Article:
Despite the relief that DISH customers will feel of having CBS-owned programmes crossing a number of genres - including CBS Sports Network, Pop, and the Smithsonian Channel - and local providers back on their grids, the agreements arrived too late to broadcast the traditional National Football League game on Thanksgiving Day between the Los Angeles Chargers and the Dallas Cowboys.
That scenario recently played out between CBS and DISH.
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CBS debuted its own subscription service, CBS All Access, in 2014, offering live and on-demand access to its robust library. Details about the deal, including financial terms weren't disclosed. But both companies have now reached a multi-year deal after a blackout on CBS programming to two million subscribers for nearly three days.
At the heart of the dispute is how much money Dish is willing to pay CBS to retransmit the network's signal. Those customers went without their local CBS station on Thanksgiving, aggravating sports fans who missed seeing the Chargers defeat the Dallas Cowboys in Dallas. The antenna offer was based on the reception available at the subscriber's home.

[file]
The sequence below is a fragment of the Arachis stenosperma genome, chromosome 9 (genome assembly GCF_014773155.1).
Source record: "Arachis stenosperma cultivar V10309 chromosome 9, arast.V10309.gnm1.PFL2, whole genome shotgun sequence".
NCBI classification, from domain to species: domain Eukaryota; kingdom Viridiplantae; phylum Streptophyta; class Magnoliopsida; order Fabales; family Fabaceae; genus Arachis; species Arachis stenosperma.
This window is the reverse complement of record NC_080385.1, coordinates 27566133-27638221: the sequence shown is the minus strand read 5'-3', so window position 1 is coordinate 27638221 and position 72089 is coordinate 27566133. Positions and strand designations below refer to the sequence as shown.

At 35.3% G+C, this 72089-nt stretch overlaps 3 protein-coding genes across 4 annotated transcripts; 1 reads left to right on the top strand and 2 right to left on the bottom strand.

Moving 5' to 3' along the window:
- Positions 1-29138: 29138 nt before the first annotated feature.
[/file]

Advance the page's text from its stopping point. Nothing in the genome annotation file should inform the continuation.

Sources had said earlier this week that Dish and CBS had engaged in contract discussions over carriage fees since January, highlighting several months of alleged failed negotiations. CBS's president of television network distribution Ray Hopkins released a statement. If you're a customer in Chicago, Dish wants you to get in touch with businesses like Pizzeria Bebu, and Ahimsa Yoga Studio in order to help get CBS back on your TV. Almost 4 million customers nationwide, in 18 different markets, are affected.